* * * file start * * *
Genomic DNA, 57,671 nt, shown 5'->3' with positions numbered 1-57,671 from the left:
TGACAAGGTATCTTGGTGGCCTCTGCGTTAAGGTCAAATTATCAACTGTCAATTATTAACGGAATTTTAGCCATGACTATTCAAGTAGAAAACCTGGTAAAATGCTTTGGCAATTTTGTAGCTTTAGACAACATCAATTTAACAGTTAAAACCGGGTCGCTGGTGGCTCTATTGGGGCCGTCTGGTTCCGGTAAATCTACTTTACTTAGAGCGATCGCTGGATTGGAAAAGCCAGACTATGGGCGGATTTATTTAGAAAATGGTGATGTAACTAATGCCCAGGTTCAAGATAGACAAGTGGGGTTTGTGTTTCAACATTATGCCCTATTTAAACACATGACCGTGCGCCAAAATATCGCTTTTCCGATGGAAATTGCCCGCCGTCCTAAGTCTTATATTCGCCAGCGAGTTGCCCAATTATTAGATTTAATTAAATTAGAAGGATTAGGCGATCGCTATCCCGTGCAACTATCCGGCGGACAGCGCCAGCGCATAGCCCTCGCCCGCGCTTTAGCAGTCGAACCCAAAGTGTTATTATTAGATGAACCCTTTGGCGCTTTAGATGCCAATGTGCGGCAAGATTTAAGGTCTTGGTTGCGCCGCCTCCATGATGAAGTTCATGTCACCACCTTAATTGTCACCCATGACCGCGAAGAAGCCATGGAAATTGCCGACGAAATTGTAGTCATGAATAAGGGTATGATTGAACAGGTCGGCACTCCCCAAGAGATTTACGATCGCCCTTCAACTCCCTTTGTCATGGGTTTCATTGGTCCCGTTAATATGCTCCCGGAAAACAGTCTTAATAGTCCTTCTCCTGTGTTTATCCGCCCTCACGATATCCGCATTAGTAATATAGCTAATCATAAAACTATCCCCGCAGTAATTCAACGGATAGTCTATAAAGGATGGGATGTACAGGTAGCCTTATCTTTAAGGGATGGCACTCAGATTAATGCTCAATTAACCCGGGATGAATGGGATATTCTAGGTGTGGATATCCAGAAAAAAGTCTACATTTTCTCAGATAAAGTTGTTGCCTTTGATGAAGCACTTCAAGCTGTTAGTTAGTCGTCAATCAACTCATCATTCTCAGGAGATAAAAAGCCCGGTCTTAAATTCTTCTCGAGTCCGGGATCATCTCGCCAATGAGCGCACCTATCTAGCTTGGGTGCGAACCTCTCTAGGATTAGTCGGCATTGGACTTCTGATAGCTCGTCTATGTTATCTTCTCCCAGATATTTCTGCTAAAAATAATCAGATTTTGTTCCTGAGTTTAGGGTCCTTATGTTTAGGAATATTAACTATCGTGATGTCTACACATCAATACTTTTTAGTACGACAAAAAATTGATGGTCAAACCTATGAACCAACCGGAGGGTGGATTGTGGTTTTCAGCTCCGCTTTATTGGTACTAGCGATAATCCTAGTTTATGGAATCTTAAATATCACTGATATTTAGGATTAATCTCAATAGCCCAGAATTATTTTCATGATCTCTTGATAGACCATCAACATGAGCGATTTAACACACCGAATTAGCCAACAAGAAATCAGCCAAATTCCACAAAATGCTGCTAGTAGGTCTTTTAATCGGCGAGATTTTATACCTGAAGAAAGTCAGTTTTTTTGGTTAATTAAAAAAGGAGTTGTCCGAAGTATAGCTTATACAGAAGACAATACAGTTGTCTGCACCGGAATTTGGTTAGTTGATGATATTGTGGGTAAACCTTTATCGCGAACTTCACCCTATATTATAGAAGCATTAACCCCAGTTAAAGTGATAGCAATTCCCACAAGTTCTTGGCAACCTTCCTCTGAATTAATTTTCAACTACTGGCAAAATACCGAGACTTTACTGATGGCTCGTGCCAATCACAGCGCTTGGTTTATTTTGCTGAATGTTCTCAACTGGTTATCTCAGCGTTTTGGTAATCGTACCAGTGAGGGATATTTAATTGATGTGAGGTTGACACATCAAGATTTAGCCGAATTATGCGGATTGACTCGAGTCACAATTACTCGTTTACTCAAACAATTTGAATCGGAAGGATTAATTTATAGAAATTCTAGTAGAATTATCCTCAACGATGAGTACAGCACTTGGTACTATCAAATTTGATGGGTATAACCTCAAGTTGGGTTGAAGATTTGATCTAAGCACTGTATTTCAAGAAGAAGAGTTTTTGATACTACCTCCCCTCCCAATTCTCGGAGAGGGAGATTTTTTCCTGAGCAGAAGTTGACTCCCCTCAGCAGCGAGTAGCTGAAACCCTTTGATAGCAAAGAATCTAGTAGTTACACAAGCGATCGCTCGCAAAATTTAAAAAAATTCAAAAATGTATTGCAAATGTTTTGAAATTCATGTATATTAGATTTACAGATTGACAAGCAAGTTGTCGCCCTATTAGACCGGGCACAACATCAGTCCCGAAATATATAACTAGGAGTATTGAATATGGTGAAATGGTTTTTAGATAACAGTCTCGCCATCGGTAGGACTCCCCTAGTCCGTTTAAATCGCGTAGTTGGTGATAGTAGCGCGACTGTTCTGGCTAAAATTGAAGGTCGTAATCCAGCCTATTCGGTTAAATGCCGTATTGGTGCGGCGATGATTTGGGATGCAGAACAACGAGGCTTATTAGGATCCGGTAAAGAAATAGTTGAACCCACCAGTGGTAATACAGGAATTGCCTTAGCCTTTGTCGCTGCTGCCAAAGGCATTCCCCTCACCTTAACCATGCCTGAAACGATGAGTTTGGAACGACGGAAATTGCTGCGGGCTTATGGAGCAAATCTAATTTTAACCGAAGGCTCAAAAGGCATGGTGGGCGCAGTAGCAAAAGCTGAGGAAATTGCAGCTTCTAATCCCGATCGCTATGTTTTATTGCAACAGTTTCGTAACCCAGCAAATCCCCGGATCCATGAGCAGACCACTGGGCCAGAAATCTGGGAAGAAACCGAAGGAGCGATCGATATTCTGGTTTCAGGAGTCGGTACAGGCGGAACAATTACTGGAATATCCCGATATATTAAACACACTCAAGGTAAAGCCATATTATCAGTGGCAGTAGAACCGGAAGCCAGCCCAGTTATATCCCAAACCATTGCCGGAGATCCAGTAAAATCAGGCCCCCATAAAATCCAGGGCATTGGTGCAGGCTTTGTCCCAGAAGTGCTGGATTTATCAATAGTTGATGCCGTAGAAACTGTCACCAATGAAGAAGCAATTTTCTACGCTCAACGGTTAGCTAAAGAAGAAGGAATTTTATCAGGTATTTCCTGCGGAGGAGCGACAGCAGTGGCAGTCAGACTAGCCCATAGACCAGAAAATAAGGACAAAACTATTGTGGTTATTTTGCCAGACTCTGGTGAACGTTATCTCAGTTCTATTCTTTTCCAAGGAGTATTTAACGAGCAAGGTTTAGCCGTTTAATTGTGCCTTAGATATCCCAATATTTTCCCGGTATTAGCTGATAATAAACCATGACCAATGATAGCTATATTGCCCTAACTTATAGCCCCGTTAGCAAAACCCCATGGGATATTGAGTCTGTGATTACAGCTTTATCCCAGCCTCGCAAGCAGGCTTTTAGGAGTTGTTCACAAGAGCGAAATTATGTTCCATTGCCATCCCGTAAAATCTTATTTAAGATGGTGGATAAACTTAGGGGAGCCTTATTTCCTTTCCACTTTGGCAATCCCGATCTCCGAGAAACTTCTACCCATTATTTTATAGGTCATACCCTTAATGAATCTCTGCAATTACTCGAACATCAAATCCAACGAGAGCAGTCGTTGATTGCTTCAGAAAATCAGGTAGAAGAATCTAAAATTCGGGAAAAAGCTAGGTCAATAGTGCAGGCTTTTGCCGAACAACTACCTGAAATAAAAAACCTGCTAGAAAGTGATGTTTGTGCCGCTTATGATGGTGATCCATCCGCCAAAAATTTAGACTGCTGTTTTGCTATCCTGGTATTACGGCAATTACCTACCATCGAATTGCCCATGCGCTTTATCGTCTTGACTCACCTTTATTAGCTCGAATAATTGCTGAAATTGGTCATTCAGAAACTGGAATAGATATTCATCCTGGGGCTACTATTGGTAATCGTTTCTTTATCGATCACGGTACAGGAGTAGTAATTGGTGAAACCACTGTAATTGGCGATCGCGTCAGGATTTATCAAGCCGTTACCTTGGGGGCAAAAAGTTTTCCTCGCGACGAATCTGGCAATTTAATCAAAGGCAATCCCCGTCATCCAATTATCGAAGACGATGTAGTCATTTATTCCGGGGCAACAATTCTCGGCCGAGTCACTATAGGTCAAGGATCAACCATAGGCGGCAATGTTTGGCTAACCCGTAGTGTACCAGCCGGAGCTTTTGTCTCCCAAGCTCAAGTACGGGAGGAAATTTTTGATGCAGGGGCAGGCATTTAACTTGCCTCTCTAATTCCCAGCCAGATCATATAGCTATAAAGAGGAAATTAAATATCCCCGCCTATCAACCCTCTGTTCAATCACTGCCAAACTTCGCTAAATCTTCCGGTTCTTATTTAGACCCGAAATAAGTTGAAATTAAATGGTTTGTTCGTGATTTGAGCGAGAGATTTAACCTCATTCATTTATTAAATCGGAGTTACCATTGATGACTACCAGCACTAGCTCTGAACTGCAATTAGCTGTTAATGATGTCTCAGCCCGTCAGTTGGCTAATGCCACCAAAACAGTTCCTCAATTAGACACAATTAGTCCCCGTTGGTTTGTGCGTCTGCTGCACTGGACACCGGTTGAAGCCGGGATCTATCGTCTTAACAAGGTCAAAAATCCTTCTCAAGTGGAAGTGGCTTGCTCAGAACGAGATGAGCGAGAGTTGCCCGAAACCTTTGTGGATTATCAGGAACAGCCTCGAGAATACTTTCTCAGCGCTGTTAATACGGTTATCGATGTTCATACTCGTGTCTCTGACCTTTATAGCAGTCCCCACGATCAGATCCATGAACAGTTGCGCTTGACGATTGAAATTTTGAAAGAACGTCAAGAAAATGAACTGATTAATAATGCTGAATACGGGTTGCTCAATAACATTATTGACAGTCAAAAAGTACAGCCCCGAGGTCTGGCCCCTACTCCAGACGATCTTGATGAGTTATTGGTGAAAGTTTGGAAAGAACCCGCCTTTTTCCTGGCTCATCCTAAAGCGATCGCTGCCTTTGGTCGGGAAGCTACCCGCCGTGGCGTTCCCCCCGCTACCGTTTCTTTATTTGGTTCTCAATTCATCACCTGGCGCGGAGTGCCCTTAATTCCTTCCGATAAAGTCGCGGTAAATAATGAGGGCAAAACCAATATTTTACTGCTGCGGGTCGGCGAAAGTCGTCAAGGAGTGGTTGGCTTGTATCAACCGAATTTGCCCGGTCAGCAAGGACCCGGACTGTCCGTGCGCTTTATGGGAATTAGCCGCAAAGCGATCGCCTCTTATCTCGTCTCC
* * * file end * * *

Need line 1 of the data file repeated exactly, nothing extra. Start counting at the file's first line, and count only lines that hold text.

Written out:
Genomic DNA, 57,671 nt, shown 5'->3' with positions numbered 1-57,671 from the left: